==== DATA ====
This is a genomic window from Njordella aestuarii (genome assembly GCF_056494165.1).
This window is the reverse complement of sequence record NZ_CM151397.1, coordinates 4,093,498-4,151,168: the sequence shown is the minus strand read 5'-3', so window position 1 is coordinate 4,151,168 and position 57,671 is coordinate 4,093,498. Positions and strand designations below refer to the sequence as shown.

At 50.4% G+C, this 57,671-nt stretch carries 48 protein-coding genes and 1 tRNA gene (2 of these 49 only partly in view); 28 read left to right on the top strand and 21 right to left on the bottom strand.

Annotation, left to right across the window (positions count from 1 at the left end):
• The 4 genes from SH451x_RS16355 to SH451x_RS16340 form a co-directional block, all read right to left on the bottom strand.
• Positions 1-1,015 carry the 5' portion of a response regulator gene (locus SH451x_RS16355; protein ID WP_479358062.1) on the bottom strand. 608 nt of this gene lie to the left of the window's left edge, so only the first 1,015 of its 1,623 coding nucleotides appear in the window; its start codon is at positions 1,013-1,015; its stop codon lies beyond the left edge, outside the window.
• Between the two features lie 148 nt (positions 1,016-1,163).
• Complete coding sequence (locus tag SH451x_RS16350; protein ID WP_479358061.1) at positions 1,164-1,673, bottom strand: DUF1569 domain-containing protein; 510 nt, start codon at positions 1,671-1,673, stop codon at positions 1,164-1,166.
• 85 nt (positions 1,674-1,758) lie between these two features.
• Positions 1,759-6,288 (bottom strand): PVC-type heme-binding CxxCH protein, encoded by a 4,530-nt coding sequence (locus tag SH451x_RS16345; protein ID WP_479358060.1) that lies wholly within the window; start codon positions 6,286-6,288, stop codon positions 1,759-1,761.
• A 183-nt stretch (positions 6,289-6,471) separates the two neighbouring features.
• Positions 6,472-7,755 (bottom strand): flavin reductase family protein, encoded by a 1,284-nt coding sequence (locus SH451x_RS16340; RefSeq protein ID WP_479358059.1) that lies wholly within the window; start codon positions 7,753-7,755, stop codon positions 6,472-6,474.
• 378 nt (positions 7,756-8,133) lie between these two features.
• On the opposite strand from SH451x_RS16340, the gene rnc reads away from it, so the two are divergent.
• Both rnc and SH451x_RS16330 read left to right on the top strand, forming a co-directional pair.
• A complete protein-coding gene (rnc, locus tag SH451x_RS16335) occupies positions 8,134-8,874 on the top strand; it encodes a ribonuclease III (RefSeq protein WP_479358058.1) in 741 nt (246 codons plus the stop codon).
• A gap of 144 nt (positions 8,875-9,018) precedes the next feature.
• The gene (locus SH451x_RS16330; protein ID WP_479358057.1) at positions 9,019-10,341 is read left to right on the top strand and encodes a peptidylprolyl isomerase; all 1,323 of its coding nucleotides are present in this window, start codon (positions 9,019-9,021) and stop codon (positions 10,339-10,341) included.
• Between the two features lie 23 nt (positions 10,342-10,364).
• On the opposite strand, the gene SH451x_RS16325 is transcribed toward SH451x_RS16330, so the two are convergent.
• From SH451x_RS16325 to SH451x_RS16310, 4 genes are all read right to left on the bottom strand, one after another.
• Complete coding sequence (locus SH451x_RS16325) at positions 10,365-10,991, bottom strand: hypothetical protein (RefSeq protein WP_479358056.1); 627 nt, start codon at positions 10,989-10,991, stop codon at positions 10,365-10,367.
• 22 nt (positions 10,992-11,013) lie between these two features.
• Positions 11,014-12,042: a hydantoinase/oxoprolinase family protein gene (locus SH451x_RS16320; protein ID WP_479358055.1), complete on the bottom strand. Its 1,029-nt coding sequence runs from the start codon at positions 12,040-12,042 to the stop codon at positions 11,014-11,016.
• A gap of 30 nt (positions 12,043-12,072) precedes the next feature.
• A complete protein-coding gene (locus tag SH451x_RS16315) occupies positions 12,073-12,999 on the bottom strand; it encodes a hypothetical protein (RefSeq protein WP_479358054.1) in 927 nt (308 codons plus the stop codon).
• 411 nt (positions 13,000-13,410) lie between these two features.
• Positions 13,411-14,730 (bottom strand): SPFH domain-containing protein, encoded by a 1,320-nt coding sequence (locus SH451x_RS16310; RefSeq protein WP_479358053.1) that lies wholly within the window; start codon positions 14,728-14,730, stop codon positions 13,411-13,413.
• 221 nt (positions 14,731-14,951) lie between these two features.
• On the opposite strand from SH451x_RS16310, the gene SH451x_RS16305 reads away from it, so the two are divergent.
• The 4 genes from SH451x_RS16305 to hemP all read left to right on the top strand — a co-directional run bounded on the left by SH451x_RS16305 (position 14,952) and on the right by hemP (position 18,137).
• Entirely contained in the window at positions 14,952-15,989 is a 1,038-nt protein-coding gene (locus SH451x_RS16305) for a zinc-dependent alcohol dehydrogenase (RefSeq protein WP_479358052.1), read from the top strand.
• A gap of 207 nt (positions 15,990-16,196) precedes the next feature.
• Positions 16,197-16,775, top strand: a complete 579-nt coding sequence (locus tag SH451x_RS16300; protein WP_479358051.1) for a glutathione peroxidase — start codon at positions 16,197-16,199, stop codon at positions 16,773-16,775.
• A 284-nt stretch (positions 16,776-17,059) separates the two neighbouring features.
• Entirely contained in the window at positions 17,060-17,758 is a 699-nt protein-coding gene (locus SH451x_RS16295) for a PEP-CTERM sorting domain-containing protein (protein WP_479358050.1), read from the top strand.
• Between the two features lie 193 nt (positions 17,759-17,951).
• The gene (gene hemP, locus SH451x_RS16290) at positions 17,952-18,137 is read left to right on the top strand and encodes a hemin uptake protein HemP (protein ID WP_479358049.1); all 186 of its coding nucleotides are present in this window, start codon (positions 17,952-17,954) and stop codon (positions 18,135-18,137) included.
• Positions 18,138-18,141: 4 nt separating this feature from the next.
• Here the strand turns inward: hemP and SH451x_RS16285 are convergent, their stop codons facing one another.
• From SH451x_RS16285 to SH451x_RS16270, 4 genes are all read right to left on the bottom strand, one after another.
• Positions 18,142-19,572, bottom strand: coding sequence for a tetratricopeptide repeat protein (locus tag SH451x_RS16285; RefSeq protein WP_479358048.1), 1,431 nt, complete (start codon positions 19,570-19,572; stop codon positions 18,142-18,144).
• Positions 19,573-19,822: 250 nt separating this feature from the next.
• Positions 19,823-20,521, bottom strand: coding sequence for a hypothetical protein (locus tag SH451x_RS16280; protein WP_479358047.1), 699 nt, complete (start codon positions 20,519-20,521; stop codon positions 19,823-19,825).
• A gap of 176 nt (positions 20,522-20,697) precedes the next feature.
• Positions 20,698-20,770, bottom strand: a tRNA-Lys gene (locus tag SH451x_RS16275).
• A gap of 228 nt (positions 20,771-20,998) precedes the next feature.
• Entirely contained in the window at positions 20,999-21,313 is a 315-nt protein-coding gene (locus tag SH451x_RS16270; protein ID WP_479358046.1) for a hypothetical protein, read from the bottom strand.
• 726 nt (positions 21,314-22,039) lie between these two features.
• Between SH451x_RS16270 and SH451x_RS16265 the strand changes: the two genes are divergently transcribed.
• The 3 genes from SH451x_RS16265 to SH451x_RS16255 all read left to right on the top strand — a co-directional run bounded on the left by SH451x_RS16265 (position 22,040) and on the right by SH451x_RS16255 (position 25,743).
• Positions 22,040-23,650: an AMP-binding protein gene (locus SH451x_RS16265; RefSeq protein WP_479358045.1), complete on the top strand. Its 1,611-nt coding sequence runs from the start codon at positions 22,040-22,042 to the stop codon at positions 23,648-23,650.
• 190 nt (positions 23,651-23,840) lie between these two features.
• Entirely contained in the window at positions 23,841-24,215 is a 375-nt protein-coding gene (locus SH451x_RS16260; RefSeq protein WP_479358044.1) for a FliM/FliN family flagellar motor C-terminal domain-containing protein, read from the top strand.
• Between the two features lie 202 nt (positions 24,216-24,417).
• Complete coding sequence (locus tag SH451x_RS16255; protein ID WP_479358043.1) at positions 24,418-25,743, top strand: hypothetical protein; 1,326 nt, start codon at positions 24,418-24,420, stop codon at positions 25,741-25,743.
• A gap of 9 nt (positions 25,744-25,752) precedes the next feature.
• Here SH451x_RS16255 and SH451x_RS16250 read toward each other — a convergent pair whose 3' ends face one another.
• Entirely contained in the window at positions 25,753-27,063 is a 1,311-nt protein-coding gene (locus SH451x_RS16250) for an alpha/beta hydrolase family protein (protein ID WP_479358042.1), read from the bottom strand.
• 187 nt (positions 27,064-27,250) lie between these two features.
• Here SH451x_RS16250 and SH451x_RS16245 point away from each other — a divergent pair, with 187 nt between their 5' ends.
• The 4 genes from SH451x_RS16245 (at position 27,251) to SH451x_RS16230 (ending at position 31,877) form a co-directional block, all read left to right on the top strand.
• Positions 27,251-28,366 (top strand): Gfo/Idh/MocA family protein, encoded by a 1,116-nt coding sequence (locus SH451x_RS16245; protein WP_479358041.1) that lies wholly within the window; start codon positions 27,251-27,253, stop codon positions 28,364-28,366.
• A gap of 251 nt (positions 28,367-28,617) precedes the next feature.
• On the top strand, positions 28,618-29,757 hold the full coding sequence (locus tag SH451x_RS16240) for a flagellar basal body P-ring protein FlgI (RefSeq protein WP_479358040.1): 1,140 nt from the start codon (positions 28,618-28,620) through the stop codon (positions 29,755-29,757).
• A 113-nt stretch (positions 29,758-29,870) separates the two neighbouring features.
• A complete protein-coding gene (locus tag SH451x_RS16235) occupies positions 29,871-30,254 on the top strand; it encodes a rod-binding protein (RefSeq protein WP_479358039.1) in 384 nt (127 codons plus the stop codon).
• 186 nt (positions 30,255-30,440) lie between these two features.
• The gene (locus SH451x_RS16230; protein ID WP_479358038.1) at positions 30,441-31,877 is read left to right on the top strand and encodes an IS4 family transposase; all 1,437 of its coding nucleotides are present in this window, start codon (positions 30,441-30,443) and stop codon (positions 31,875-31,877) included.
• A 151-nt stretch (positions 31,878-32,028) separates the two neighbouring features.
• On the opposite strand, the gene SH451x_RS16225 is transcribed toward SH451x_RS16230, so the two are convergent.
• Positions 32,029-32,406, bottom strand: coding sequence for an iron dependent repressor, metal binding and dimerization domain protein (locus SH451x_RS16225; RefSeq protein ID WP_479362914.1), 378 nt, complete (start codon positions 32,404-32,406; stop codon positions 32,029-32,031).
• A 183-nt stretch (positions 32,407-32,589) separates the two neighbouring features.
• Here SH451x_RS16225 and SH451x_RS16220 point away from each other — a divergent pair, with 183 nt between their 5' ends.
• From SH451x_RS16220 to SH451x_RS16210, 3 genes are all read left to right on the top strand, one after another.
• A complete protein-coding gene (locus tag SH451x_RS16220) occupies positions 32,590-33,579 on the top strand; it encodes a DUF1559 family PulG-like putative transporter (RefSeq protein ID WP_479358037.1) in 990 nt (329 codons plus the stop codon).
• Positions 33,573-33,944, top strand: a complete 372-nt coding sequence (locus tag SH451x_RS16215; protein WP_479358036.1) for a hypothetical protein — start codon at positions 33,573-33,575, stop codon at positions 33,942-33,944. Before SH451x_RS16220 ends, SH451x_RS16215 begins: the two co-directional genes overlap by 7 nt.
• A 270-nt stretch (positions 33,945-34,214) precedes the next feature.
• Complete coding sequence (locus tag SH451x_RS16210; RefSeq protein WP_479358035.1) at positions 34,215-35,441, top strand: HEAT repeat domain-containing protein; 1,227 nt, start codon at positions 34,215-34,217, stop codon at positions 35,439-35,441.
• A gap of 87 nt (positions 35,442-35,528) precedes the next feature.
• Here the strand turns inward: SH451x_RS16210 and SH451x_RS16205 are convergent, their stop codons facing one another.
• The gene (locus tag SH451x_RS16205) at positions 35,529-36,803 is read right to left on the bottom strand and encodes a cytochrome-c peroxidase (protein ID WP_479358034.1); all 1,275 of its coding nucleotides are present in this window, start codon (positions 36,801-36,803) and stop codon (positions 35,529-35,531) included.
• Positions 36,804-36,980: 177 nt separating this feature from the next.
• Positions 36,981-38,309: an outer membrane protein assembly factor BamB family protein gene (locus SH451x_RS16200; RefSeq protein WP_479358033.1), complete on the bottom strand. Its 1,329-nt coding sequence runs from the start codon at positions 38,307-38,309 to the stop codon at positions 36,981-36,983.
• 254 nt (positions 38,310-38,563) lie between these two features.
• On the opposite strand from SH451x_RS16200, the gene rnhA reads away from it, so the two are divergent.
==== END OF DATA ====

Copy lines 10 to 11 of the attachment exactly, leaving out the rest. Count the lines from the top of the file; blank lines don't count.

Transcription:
• Positions 1,759-6,288 (bottom strand): PVC-type heme-binding CxxCH protein, encoded by a 4,530-nt coding sequence (locus tag SH451x_RS16345; protein ID WP_479358060.1) that lies wholly within the window; start codon positions 6,286-6,288, stop codon positions 1,759-1,761.
• A 183-nt stretch (positions 6,289-6,471) separates the two neighbouring features.